The thing most people know about Busselton is the jetty, at almost 2km it is the second longest wooden piled jetty in the world.
Other than a tourist attraction, and a recreational adventure for locals, the jetty is a symbol of tenacity as members of the community fought to save it from destruction caused by Cyclone Alby, followed by dwindling funding. Almost 150 years after construction commenced, after a long process of rebuilding and repair it was opened in 2011.
This same tenacity is something we need as architects and building designers, as we face the challenges of planning in the City of Busselton. The planning officers and building surveyors are very helpful in providing guidelines and information to clients, but it can be a frustrating process to get a planning approval.
As an architect and building conservationist in Ireland I was often faced with challenging planning issues, however I would persevere until I found a way and was often successful where others were not. As the population of Busselton grows and land values increase, the demand of R30 zoned sites for subdividing will increase.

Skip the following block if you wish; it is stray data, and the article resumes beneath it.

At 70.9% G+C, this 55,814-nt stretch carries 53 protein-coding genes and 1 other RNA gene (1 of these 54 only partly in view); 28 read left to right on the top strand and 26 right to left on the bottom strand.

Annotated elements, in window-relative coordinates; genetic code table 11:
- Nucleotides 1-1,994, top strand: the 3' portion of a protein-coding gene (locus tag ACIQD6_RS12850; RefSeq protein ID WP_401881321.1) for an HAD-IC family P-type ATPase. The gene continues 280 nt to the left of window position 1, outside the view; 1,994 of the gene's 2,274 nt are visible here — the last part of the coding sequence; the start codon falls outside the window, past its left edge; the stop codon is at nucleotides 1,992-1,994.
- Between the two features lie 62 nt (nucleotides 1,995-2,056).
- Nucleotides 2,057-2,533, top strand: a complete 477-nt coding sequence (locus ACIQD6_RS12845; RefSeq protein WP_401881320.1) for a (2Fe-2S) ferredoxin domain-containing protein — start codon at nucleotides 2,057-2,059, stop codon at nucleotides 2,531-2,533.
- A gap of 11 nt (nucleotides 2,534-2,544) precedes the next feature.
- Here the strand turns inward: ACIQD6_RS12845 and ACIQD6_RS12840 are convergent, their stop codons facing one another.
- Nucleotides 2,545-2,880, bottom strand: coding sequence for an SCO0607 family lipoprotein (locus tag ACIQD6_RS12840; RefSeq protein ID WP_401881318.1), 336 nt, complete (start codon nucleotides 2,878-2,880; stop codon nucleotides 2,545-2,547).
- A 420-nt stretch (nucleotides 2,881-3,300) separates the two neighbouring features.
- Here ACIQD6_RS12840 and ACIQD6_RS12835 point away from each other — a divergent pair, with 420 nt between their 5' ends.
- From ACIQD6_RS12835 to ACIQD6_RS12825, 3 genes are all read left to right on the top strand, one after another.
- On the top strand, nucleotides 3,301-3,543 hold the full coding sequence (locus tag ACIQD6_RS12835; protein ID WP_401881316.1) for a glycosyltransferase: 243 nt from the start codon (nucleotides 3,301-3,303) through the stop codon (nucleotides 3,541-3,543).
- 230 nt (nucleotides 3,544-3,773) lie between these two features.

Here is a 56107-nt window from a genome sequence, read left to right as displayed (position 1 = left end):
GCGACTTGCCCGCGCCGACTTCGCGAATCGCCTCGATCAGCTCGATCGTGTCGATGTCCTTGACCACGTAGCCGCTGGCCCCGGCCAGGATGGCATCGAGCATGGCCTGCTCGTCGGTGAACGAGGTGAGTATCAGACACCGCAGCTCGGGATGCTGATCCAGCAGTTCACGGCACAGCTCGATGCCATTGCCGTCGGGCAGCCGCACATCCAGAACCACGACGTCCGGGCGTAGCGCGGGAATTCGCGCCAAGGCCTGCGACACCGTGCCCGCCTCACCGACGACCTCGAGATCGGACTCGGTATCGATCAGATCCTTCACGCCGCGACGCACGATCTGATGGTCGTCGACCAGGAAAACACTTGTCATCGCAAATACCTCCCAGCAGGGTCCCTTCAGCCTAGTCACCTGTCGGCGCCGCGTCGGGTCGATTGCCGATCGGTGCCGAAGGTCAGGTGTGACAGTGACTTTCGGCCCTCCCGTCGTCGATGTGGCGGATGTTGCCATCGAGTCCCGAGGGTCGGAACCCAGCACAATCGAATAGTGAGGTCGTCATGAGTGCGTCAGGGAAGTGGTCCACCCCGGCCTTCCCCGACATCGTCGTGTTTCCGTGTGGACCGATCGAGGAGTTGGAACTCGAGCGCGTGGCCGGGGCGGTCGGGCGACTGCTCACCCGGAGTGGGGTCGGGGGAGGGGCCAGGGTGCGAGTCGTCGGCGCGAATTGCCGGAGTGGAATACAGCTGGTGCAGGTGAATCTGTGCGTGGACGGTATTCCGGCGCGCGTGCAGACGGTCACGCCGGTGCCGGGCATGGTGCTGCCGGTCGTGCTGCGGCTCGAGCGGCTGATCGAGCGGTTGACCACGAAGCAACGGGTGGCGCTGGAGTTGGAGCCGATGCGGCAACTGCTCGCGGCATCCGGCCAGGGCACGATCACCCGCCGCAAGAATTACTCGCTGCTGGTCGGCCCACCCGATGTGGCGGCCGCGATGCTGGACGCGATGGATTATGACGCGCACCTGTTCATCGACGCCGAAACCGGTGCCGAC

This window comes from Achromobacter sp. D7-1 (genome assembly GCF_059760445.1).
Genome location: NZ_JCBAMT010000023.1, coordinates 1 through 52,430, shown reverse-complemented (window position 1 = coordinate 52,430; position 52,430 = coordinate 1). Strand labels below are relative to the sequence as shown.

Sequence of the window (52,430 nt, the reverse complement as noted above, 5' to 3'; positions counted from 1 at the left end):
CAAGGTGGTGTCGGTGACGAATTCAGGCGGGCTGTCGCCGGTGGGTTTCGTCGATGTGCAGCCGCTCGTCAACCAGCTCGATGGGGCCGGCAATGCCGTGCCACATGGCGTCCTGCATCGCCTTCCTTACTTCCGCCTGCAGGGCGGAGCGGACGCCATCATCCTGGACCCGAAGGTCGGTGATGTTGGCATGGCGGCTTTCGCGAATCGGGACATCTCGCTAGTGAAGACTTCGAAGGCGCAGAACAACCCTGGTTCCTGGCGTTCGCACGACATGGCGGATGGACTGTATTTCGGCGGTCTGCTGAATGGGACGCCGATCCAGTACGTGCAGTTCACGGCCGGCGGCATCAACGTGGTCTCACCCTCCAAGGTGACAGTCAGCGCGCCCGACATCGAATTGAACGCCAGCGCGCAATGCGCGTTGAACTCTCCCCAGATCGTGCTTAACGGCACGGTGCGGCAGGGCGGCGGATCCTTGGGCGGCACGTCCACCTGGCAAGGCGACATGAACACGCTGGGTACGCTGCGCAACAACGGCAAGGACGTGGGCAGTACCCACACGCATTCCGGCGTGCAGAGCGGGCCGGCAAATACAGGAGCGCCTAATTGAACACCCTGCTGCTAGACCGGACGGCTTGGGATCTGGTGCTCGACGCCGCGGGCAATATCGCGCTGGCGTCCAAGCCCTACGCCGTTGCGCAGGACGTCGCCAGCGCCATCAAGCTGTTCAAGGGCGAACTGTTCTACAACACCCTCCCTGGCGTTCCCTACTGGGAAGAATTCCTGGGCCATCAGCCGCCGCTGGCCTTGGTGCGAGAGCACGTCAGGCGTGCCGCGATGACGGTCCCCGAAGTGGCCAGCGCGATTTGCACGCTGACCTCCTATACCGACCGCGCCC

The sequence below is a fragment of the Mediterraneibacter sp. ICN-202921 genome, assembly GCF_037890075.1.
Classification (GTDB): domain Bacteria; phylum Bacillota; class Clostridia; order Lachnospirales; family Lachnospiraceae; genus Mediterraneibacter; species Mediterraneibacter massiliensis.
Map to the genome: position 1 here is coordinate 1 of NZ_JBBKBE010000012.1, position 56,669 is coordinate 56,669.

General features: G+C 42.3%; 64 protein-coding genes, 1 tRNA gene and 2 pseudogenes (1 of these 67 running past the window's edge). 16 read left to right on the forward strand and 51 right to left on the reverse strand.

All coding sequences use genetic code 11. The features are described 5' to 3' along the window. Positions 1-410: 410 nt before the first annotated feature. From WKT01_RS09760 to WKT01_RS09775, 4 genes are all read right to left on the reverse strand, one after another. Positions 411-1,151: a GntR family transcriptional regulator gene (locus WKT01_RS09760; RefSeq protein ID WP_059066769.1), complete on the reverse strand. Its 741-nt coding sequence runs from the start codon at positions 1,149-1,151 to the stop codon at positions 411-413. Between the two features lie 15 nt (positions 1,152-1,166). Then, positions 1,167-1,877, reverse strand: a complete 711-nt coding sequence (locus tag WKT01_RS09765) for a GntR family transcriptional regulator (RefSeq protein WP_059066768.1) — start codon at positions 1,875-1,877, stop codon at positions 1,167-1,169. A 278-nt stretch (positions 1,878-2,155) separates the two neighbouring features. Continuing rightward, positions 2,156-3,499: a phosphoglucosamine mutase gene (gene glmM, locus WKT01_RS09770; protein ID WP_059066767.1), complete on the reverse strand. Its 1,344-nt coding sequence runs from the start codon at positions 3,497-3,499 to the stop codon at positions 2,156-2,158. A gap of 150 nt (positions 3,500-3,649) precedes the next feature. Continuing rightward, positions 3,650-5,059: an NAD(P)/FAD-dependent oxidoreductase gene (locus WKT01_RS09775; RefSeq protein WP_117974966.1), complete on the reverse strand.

It is important that your architect or building designer recognises the restrictions of budget, planning and procedure when commencing your design. If site constraints and planning issues are discussed early on in the design of the project, an architectural resolution will be achieved instead of a construction solution.
Whether you are starting from scratch or adding on, I can help you with your planning, design and architectural details to ensure you achieve the best value from your property, your desired lifestyle and your dream space!